Tuesday, September 04, 2012

Laughter, the best medicine?

[Hat tip to Sean Fagan]


Ralph Roister-Doister


Two Levels of Neo-Cath Cluelessness Represented in This Silly Cartoon:

(1) that of Ab Dolan, pudgy and puffing, career USCCB factotum -- more a lobbyist than a man of the Church -- totally inadequate to the task of defending the Church against the world his V2 forebears were so twitchy to embrace (after all, how does one go about defending a position that is fundamentally incoherent?).

(2) that of the snarky author of this laff riot, whose words fill Dolan's cartoon balloon, and reveal him to be less a Catholic than an Ann Coulter-style spin artist who, if Catholic, is a factotum of the Mark Shea variety. Seventy five years ago the country was in the grip of the Great Depression. Back then Republicans may have pointed to the fellow selling junk from a wheelbarrow as an exemplar of The Entrepreneurial Zeal This Country Needs, but no one was listening, including Catholics.

The problem with the Church is not that it has backed republicans or democrats, but that it has deep-sixed Leo XIII along with the rest of its pre-V2 self. American capitalism requires the silly putty Christianity of protestantism to provide a patina of religiosity. It is fundamentally at odds with the genuine article, and neither Dolan nor the author of this cartoon is ready to face that fact.

Robert Allen


Rerum Novarum not only touts labor unions, seeing them as akin to medieval guilds, but posits a role for the state in protecting the poor and workers. Government policies intended to prevent or ameliorate the effects of rapaciousness, which surely abounds in America, are entirely in line with Catholic social teaching. Thus, I would vote for BO but for his support of intrinsic evil in the form of abortion and homosexuality.

Pertinacious Papist


Mr. Allan,

My answer to the Catholic "voter quandary" would be close to that of Michael Voris in this unusually nuanced episode of The Vortex.

Further, it's important to track how parties and social institutions have changed since the 19th Century. The political parties are not now what they were even in 1960. Their roles have in some ways flip-flopped, even if the Dems have retained a rhetoric with the patina of concern for working men and women and the GOP has retained a pro-business vocabulary. Even labor unions are not now what they were in the days of the Truman Democrats.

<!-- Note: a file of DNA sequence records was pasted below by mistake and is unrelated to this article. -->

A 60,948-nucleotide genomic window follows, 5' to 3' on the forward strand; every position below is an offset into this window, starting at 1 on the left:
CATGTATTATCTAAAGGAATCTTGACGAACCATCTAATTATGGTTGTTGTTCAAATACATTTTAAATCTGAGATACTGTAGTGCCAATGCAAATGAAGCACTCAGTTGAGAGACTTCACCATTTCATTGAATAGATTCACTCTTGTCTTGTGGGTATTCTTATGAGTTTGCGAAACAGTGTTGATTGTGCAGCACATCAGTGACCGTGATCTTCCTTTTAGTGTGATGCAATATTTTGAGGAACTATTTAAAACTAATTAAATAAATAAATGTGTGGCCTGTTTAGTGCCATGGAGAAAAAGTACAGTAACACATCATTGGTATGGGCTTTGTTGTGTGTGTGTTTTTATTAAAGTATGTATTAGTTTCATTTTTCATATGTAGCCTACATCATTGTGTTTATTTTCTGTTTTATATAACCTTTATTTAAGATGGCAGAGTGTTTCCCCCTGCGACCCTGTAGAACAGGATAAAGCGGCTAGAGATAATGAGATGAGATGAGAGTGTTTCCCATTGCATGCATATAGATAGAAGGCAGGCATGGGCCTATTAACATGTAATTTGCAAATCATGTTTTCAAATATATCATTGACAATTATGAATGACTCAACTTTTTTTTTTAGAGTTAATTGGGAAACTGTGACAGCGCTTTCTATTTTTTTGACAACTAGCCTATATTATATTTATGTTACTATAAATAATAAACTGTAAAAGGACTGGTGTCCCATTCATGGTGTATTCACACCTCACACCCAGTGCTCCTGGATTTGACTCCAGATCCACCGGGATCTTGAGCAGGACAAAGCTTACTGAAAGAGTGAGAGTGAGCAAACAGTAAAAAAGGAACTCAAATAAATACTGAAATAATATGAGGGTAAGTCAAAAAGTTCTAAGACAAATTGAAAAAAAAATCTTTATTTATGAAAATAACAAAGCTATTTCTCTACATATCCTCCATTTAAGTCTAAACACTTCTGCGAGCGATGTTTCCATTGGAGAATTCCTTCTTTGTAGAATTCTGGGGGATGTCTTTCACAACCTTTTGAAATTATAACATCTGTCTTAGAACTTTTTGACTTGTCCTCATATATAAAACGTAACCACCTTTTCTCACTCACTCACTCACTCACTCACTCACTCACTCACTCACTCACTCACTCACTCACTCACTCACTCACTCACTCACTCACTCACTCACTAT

Christopher Ferrara's book, The Church and the Libertarian does a fine job of sorting through the proper role of government in protecting the poor and workers, and the vast difference from this of the on-the-street realities of contemporary Dem. alliances in Wall Street and in Big Business. Check out his chapter on the economic collapse of 2008. It's quite telling.

But Voris is right about what needs to be done if the Romney-Ryan ticked happens to win. That should properly be viewed, if it happens, as only the first tag-end of a beginning to the sort of reconstruction required in order to have an adequately informed "Catholic voting block," which we have not had for a generation or more. Too many Catholics still think of themselves as Truman Democrats, but those days are long gone.

Ralph Roister-Doister


You are right, PP. The American labor union has probably never resembled a medieval guild -- a Cosa Nostra family, maybe, but not a medieval guild. The reasons for this failure probably have to do with the differences between the larger social-economic structures of medievalism on the one hand, and American capitalism on the other. Leo XIII was suspicious of the American system on a number of grounds. Unfortunately, the V2 fathers bet their whole wad on American-style liberal democracy.

None of the above should be taken as an endorsement of some kind of government-driven socialist dystopia, such as President Black Jesus has in mind for us. I have some firsthand knowledge of how government-driven "compassion" works, in that I know people who are trapped in its mire. Their interpretation of what is happening to them can be paraphrased as follows: "they do everything backwards; they put us through a maze of regulations which do not give us a way of climbing out of poverty, but rather push us down to the bottom of the ladder everytime we manage to climb up a few rungs; they WANT us to fail."

Of course, if there were no class of permanently downtrodden individuals in need of assistance, there would be no need of a bloated welfare bureaucracy, and no basis for the corruption of public sector careerism. Why would a nebbish who gets paid well with other peoples' money for depersonalizing and brutalizing other people want anything to change?

Americans are caught between the shameless rapacity of international corporations and banks on the one hand, and the bottomless corruption of public sector officialdom on the other. The secret is that these two opposed jaws operate as part of the same vise.

To be quite honest about it, the leaders of the Roman Catholic Church in America are absolutely clueless over what to do about any of this (and in many cases absolutely disinterested in doing ANYTHING about it). There is no identifiably Catholic leadership, hence there is no identifiably Catholic voting bloc. Instead, there are sporadic spasms of single issue controversies, such as abortion, and lately, "religious freedom."

Oops, which brings us back to Leo XIII.